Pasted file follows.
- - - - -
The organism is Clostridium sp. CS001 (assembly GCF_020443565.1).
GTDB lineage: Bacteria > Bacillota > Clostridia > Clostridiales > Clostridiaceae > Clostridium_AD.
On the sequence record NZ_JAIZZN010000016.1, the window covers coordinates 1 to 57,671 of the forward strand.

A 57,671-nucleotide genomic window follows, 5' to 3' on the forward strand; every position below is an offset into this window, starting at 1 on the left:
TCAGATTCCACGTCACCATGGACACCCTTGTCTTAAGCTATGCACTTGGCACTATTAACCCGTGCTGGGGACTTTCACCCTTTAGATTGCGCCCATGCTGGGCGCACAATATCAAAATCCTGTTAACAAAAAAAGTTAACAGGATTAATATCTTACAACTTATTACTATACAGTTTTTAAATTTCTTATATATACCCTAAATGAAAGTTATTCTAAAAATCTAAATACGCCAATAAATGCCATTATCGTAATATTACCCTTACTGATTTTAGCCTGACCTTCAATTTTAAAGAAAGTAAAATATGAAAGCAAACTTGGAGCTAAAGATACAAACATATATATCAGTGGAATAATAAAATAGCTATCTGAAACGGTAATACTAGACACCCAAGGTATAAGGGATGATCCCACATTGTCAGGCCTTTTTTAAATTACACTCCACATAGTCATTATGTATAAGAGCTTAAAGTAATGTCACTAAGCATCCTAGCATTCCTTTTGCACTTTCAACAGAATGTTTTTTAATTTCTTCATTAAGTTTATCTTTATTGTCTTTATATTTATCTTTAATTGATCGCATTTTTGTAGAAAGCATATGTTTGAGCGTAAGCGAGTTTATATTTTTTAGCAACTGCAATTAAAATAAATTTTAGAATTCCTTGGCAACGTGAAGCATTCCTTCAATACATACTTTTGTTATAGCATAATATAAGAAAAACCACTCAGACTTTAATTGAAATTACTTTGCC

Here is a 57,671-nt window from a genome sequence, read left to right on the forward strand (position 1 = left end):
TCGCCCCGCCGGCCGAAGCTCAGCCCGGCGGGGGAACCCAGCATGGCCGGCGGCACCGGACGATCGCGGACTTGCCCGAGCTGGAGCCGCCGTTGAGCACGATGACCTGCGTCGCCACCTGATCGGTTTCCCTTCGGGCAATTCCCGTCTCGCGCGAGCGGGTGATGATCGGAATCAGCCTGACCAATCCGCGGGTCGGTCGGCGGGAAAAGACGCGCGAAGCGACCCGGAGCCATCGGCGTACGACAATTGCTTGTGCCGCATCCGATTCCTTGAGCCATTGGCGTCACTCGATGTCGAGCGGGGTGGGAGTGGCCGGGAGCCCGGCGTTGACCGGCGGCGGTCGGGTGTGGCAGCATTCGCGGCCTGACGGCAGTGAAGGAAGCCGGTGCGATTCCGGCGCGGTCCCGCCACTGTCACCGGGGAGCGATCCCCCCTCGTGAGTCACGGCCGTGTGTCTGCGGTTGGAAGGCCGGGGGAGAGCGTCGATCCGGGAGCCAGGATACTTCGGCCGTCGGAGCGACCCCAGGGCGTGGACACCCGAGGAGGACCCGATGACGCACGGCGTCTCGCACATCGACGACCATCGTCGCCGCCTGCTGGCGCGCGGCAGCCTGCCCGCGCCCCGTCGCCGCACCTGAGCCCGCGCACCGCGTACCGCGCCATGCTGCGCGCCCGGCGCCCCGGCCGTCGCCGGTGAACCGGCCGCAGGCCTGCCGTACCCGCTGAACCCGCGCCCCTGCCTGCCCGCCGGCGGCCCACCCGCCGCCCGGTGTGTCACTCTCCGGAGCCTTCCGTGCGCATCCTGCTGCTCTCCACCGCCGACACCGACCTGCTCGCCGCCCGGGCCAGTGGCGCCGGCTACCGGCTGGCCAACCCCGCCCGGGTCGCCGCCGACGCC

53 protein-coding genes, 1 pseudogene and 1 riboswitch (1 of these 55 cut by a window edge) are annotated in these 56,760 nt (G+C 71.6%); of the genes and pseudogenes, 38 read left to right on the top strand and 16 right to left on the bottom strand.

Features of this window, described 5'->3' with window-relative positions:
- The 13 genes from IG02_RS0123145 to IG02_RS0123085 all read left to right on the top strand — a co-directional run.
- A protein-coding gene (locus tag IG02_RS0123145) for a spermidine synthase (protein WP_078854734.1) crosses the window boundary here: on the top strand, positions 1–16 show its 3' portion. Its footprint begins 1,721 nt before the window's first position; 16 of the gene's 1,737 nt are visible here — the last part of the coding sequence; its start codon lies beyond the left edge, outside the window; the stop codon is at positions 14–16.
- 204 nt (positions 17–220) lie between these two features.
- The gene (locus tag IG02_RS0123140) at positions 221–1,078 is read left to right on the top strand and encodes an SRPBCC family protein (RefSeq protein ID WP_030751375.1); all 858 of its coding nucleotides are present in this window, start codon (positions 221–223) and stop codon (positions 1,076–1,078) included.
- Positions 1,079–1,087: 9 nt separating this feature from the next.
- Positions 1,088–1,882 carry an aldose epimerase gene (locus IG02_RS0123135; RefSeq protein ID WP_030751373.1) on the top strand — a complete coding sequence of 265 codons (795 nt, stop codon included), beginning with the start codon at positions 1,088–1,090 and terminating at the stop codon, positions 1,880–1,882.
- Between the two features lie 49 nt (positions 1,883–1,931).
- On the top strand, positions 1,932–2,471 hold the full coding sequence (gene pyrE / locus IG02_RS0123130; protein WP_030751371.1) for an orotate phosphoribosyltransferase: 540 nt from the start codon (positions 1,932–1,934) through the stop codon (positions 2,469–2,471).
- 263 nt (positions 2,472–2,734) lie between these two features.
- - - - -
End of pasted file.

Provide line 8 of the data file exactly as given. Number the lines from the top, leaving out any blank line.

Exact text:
53 protein-coding genes, 1 pseudogene and 1 riboswitch (1 of these 55 cut by a window edge) are annotated in these 56,760 nt (G+C 71.6%); of the genes and pseudogenes, 38 read left to right on the top strand and 16 right to left on the bottom strand.